The field is desperately in need of new medications that work more effectively than the current iteration of what Dr. Friedman calls “me too” drugs in The New York Times . Although new SSRIs have been developed, they still share, from Dr. Friedman’s perspective, the same fundamental formula as fluoxetine or sertraline, merely tinkered with slightly since they have the same overall mechanism. Thankfully, however, scientists have begun to research nontraditional methods of treating depression, in particular psilocybin.
Psilocybin was traditionally sidelined given concerns about its recreational use and safety, but modern research has shown that it is safe . Moreover, compared to ketamine, a new antidepressant treatment modality that has been pioneered, psilocybin has lower capacity for abuse and toxicity and requires less medical monitoring, making it a better overall candidate for a new antidepressant . Psilocybin also generally has no long-term consequences to cognitive or neurological function .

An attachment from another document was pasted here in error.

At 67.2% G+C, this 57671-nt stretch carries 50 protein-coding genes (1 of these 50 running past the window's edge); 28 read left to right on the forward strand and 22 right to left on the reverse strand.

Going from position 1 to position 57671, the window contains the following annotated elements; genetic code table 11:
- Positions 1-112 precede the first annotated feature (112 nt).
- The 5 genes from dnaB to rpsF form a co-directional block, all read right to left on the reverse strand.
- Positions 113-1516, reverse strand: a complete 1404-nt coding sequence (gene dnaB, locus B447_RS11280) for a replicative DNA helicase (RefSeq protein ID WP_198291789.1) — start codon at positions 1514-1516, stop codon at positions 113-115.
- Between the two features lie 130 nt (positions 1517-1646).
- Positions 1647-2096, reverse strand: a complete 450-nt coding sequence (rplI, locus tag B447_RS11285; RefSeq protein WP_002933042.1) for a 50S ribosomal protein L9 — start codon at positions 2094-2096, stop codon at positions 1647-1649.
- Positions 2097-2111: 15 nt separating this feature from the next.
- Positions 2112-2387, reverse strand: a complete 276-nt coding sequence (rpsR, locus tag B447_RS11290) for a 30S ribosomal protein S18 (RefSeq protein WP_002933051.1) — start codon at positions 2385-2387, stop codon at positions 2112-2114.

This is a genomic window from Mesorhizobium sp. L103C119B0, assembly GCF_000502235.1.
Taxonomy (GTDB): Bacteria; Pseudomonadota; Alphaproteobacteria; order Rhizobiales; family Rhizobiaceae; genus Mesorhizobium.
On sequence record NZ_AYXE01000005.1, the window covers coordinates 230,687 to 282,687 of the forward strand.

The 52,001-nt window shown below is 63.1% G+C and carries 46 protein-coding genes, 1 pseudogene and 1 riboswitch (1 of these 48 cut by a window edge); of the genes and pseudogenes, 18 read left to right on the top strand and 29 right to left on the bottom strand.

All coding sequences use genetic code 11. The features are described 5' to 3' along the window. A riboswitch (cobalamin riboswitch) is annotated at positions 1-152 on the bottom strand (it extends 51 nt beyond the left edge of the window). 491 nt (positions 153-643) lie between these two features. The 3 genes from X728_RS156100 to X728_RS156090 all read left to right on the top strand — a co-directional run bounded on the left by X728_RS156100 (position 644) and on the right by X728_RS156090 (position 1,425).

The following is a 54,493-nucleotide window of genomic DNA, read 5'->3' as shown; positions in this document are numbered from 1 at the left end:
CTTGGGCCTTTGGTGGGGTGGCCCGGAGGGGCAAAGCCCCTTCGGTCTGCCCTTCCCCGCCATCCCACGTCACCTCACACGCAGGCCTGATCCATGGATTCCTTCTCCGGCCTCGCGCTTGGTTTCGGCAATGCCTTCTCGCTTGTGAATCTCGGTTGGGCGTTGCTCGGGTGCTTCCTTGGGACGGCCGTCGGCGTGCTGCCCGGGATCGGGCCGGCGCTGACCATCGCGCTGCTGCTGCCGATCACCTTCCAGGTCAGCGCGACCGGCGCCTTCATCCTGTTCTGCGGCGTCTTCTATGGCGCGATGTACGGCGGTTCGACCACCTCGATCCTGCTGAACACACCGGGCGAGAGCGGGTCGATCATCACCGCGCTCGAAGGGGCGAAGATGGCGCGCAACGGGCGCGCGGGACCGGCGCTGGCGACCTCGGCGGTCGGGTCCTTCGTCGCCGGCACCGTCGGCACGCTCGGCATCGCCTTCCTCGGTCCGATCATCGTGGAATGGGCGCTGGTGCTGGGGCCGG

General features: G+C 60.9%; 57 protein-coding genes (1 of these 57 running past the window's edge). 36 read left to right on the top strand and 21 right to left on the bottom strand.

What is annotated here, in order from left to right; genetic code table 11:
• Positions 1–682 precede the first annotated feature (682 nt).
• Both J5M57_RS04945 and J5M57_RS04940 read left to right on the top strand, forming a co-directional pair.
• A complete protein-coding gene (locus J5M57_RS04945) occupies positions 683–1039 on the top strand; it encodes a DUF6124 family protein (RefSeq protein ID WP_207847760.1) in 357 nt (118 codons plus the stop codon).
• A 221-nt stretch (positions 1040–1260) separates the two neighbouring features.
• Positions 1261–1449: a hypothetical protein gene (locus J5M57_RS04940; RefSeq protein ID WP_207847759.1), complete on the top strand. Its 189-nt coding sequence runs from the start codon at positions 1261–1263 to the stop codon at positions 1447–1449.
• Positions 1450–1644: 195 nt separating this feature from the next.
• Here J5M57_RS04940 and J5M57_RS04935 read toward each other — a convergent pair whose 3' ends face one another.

One major study focused on treatment-resistant patients with severe unipolar depression, or depression that does not alternate with mania as encapsulated by bipolar depression. The study was an open-label trial conducted on twenty patients, six of whom were female . The patients tolerated the treatment, and had marked reductions in symptoms, scoring more than two standard deviations below their initial depressive baseline. A more granular analysis demonstrated that nine patients responded well (improved significantly) and four were in remission (absence of depression). Given that this study was open-label, the patients knew that they were receiving psychedelic treatment, and there was no control condition to contrast this with. However, this study demonstrated that psychedelics could offer relief to those for whom antidepressants have not been helpful. Notably, none of the study participants pursued other antidepressants within five weeks of receiving psilocybin.